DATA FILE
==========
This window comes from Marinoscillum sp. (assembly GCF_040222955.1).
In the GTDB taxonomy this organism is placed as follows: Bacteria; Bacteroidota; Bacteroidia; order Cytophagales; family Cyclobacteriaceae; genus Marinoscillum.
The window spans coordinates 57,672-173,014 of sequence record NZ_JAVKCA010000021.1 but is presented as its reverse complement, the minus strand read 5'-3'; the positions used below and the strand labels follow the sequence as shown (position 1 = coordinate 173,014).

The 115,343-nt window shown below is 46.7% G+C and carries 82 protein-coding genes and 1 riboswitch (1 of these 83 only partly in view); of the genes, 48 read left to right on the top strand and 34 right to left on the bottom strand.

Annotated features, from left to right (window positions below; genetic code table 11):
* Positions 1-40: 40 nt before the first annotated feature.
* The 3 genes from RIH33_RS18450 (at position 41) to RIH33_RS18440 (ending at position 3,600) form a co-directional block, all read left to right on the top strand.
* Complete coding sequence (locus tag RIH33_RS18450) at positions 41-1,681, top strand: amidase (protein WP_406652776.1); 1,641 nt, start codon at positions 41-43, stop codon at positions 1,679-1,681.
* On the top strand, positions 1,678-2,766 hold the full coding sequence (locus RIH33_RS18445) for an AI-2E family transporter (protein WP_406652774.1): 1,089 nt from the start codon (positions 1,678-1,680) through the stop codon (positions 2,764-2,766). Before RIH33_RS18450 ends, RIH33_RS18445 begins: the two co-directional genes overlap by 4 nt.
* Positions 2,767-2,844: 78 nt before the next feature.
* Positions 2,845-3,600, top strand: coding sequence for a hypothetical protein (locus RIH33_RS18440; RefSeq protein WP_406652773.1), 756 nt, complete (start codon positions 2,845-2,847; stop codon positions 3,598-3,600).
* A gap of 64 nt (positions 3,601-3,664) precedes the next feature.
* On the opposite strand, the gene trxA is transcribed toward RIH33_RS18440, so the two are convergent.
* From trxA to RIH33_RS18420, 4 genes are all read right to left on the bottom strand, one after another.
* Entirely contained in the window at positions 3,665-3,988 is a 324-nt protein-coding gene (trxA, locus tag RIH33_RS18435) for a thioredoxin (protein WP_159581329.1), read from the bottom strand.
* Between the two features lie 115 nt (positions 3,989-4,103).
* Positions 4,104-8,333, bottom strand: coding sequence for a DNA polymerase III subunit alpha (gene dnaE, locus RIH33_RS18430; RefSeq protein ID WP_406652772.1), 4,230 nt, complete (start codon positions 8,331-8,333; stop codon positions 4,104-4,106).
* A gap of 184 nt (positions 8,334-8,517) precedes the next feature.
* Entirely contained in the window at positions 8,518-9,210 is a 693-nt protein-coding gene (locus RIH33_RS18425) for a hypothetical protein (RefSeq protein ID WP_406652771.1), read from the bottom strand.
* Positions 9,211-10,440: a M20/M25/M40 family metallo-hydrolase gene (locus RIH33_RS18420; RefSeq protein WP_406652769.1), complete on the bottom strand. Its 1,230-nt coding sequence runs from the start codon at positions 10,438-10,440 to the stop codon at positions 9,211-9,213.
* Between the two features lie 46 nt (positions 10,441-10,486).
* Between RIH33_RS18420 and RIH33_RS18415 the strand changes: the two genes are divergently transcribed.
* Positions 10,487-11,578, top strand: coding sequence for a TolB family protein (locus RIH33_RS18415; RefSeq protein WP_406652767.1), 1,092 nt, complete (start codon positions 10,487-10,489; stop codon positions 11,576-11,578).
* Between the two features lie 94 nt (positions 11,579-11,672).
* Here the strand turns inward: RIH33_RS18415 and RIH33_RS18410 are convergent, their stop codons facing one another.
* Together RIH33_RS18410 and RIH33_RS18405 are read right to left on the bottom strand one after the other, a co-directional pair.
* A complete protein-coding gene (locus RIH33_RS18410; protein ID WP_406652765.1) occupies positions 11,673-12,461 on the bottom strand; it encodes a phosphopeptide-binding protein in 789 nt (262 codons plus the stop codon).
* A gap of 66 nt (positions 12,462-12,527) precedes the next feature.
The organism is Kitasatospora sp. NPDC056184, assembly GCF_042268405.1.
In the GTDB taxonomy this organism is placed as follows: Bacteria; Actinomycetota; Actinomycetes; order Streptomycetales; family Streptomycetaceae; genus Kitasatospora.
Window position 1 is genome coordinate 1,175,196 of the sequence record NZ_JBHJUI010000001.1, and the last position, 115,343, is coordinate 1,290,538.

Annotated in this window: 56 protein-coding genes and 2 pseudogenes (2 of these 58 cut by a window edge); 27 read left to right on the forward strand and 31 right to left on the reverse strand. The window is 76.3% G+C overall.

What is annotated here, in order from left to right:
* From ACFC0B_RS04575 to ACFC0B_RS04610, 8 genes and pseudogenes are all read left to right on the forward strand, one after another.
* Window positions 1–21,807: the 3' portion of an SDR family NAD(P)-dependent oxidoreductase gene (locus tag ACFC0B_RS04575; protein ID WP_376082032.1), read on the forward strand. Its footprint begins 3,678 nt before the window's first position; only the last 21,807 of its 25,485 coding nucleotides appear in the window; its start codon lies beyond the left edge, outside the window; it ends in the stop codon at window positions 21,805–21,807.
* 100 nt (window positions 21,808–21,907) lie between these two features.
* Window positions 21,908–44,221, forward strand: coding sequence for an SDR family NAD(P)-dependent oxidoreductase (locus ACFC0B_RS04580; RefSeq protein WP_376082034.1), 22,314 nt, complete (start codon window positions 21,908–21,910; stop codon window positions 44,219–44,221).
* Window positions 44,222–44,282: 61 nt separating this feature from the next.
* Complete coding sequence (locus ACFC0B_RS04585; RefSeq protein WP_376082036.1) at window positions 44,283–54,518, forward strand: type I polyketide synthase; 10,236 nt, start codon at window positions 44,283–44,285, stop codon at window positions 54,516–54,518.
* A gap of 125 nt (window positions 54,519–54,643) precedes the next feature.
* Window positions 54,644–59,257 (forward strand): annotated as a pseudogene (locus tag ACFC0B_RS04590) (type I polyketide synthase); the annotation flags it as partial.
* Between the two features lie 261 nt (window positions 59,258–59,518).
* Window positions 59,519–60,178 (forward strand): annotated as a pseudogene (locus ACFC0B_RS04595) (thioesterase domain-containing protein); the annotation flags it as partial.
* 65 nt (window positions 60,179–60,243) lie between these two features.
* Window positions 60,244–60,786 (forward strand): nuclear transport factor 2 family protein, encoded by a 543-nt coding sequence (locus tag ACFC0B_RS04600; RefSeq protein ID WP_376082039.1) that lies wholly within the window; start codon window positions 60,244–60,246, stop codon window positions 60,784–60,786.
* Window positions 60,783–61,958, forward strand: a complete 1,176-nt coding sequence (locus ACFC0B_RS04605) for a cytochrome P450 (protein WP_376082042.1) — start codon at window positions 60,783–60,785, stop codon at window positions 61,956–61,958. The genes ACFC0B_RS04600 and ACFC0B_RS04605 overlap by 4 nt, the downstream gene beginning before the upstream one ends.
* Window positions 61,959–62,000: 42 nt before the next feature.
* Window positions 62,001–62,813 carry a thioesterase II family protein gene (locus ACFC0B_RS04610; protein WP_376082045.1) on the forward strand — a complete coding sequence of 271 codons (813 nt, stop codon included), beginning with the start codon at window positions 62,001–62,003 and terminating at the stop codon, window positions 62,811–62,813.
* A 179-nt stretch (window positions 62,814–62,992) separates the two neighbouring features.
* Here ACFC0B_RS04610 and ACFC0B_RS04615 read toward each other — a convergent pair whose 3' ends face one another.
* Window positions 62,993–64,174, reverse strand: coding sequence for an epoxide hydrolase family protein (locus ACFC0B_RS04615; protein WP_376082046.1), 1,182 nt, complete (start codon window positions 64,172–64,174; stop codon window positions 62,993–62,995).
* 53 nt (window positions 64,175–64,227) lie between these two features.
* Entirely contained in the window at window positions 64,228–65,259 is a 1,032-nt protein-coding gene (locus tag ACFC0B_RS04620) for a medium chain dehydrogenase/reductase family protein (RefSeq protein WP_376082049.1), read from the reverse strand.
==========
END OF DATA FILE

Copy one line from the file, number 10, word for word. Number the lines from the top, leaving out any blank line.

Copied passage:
* Positions 2,767-2,844: 78 nt before the next feature.